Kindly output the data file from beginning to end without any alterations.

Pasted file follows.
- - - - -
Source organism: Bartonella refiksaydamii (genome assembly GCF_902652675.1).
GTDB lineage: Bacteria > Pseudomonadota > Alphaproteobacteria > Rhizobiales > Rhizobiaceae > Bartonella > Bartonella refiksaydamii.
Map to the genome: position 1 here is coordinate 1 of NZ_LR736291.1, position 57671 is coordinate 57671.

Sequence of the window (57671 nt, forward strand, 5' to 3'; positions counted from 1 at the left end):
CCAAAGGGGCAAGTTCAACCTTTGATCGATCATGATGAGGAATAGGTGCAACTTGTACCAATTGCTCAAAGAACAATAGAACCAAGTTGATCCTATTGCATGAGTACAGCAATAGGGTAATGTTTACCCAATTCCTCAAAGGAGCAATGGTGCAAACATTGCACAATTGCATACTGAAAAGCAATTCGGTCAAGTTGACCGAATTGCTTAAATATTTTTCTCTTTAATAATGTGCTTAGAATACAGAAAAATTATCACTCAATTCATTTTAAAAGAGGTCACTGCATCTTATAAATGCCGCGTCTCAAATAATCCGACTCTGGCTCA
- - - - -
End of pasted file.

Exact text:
Source organism: Bartonella refiksaydamii (genome assembly GCF_902652675.1).
GTDB lineage: Bacteria > Pseudomonadota > Alphaproteobacteria > Rhizobiales > Rhizobiaceae > Bartonella > Bartonella refiksaydamii.
Map to the genome: position 1 here is coordinate 1 of NZ_LR736291.1, position 57671 is coordinate 57671.

Sequence of the window (57671 nt, forward strand, 5' to 3'; positions counted from 1 at the left end):
CCAAAGGGGCAAGTTCAACCTTTGATCGATCATGATGAGGAATAGGTGCAACTTGTACCAATTGCTCAAAGAACAATAGAACCAAGTTGATCCTATTGCATGAGTACAGCAATAGGGTAATGTTTACCCAATTCCTCAAAGGAGCAATGGTGCAAACATTGCACAATTGCATACTGAAAAGCAATTCGGTCAAGTTGACCGAATTGCTTAAATATTTTTCTCTTTAATAATGTGCTTAGAATACAGAAAAATTATCACTCAATTCATTTTAAAAGAGGTCACTGCATCTTATAAATGCCGCGTCTCAAATAATCCGACTCTGGCTCA